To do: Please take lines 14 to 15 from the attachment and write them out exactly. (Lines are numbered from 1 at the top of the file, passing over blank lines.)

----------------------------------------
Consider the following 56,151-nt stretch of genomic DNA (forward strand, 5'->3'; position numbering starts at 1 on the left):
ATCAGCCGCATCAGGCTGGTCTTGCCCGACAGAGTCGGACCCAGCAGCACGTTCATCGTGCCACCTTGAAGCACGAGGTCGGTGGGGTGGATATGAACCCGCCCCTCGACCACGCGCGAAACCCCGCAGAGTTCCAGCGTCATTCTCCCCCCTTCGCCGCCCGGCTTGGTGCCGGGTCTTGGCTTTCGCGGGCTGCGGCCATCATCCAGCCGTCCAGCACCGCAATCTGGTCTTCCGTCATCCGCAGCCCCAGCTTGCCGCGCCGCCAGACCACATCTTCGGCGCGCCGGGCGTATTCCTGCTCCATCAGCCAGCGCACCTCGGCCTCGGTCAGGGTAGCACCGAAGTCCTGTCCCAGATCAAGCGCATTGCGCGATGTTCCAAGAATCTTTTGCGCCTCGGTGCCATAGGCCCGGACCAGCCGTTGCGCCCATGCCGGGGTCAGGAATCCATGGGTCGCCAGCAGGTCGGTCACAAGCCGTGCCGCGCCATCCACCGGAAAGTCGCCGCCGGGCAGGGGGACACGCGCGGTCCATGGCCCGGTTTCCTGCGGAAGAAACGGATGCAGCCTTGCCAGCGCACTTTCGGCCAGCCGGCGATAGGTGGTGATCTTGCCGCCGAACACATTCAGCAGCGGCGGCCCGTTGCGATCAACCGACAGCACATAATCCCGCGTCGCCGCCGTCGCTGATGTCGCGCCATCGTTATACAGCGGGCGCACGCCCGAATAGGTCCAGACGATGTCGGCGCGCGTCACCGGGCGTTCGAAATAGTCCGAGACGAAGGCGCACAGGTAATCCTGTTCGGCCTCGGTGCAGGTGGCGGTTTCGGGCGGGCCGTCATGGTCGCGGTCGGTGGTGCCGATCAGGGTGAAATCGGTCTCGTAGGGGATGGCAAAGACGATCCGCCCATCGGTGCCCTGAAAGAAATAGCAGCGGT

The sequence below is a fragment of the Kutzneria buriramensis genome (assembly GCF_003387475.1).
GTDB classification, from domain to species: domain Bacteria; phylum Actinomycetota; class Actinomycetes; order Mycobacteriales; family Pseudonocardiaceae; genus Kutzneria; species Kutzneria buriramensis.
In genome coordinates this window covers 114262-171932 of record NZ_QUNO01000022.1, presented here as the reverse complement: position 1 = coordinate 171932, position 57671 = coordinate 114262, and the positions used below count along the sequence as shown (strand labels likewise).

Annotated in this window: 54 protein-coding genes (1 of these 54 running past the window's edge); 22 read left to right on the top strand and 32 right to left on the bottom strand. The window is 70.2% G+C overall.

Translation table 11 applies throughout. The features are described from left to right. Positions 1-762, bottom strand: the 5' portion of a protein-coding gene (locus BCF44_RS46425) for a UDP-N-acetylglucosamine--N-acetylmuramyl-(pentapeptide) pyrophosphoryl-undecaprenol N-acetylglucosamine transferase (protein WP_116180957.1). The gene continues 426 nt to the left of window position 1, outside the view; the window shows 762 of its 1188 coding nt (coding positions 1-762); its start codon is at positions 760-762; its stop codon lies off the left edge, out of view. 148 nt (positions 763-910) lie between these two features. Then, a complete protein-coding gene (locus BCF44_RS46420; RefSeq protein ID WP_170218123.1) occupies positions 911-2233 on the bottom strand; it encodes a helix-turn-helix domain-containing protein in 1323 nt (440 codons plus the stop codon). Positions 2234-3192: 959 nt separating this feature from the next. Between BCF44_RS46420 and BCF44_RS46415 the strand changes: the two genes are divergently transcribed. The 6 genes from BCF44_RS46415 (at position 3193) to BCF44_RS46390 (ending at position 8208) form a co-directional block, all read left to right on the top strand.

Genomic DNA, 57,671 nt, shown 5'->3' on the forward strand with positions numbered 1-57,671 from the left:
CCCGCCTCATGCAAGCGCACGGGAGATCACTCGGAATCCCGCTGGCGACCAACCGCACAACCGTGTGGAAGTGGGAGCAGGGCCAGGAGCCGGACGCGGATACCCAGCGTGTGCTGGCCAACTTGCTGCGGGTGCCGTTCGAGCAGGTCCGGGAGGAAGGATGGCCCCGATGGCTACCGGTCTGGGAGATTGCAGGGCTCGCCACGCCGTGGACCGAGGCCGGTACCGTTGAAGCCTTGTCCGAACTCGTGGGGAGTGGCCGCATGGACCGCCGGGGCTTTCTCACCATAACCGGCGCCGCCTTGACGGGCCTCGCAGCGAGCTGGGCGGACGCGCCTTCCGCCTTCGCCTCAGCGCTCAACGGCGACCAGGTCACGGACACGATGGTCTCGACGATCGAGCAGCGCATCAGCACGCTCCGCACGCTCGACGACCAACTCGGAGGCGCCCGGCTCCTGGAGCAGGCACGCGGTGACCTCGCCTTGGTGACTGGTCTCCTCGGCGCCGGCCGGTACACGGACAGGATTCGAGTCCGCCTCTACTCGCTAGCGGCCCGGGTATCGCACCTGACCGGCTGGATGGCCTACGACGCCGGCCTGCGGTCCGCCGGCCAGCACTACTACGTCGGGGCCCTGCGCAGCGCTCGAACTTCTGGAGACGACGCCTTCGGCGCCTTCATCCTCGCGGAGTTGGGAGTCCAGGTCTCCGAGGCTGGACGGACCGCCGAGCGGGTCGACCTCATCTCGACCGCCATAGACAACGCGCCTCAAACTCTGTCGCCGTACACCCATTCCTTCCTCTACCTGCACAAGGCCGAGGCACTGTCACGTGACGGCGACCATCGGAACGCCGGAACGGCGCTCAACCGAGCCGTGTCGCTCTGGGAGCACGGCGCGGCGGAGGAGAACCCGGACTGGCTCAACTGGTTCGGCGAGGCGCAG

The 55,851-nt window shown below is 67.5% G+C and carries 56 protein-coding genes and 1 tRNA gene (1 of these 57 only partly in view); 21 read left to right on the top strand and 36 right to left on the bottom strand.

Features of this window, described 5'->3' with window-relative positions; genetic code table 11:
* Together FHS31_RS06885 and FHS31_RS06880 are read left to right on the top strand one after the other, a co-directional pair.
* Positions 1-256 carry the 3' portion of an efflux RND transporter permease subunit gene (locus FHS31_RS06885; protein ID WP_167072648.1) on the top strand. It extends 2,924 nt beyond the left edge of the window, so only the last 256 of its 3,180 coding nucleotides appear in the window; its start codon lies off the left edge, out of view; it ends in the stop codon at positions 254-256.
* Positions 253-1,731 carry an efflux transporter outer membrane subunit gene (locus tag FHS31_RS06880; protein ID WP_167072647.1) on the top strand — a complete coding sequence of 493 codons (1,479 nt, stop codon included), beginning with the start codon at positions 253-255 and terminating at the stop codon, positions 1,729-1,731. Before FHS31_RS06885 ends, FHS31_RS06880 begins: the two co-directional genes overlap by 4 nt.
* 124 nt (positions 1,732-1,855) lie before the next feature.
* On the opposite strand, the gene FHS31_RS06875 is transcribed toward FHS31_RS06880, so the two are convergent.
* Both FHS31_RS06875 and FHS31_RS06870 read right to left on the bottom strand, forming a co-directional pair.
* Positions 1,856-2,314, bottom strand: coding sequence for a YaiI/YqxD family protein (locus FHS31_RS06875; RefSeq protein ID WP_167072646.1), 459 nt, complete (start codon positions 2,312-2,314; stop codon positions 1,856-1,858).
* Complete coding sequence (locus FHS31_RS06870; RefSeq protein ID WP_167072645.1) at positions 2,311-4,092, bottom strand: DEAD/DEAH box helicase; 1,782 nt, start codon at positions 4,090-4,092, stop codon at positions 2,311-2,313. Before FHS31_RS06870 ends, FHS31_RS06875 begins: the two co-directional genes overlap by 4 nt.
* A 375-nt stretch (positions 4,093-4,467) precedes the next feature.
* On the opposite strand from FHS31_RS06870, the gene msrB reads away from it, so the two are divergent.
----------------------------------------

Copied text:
* Positions 253-1,731 carry an efflux transporter outer membrane subunit gene (locus tag FHS31_RS06880; protein ID WP_167072647.1) on the top strand — a complete coding sequence of 493 codons (1,479 nt, stop codon included), beginning with the start codon at positions 253-255 and terminating at the stop codon, positions 1,729-1,731. Before FHS31_RS06885 ends, FHS31_RS06880 begins: the two co-directional genes overlap by 4 nt.
* 124 nt (positions 1,732-1,855) lie before the next feature.